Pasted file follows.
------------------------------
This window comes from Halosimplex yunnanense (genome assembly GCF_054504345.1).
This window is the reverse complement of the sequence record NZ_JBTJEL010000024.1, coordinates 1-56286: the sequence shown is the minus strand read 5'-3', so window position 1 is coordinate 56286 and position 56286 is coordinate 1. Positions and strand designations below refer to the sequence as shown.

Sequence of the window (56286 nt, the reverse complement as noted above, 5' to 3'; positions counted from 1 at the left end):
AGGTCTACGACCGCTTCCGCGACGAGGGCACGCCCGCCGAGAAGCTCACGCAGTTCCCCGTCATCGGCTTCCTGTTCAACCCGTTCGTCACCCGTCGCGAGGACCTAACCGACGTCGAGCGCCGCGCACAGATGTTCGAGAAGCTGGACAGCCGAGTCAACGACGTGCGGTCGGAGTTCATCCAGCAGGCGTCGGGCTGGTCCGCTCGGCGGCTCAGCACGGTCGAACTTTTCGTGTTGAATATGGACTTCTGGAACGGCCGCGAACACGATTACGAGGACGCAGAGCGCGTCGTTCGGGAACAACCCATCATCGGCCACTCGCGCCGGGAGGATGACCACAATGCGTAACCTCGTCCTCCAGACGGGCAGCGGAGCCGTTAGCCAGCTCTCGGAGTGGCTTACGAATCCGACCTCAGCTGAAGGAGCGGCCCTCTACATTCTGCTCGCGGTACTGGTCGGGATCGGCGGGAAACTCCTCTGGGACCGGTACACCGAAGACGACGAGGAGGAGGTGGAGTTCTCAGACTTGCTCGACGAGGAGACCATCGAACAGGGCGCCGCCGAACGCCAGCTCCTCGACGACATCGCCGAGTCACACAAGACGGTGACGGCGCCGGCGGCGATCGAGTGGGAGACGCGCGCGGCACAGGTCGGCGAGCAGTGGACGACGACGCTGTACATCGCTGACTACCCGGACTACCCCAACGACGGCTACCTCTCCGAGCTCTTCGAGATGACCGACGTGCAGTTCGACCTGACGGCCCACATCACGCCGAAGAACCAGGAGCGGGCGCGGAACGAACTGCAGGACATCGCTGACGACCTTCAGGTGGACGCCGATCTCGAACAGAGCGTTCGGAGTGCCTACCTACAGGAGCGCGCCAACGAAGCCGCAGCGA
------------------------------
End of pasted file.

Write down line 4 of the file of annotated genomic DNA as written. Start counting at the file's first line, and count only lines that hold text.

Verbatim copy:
AGGTCTACGACCGCTTCCGCGACGAGGGCACGCCCGCCGAGAAGCTCACGCAGTTCCCCGTCATCGGCTTCCTGTTCAACCCGTTCGTCACCCGTCGCGAGGACCTAACCGACGTCGAGCGCCGCGCACAGATGTTCGAGAAGCTGGACAGCCGAGTCAACGACGTGCGGTCGGAGTTCATCCAGCAGGCGTCGGGCTGGTCCGCTCGGCGGCTCAGCACGGTCGAACTTTTCGTGTTGAATATGGACTTCTGGAACGGCCGCGAACACGATTACGAGGACGCAGAGCGCGTCGTTCGGGAACAACCCATCATCGGCCACTCGCGCCGGGAGGATGACCACAATGCGTAACCTCGTCCTCCAGACGGGCAGCGGAGCCGTTAGCCAGCTCTCGGAGTGGCTTACGAATCCGACCTCAGCTGAAGGAGCGGCCCTCTACATTCTGCTCGCGGTACTGGTCGGGATCGGCGGGAAACTCCTCTGGGACCGGTACACCGAAGACGACGAGGAGGAGGTGGAGTTCTCAGACTTGCTCGACGAGGAGACCATCGAACAGGGCGCCGCCGAACGCCAGCTCCTCGACGACATCGCCGAGTCACACAAGACGGTGACGGCGCCGGCGGCGATCGAGTGGGAGACGCGCGCGGCACAGGTCGGCGAGCAGTGGACGACGACGCTGTACATCGCTGACTACCCGGACTACCCCAACGACGGCTACCTCTCCGAGCTCTTCGAGATGACCGACGTGCAGTTCGACCTGACGGCCCACATCACGCCGAAGAACCAGGAGCGGGCGCGGAACGAACTGCAGGACATCGCTGACGACCTTCAGGTGGACGCCGATCTCGAACAGAGCGTTCGGAGTGCCTACCTACAGGAGCGCGCCAACGAAGCCGCAGCGA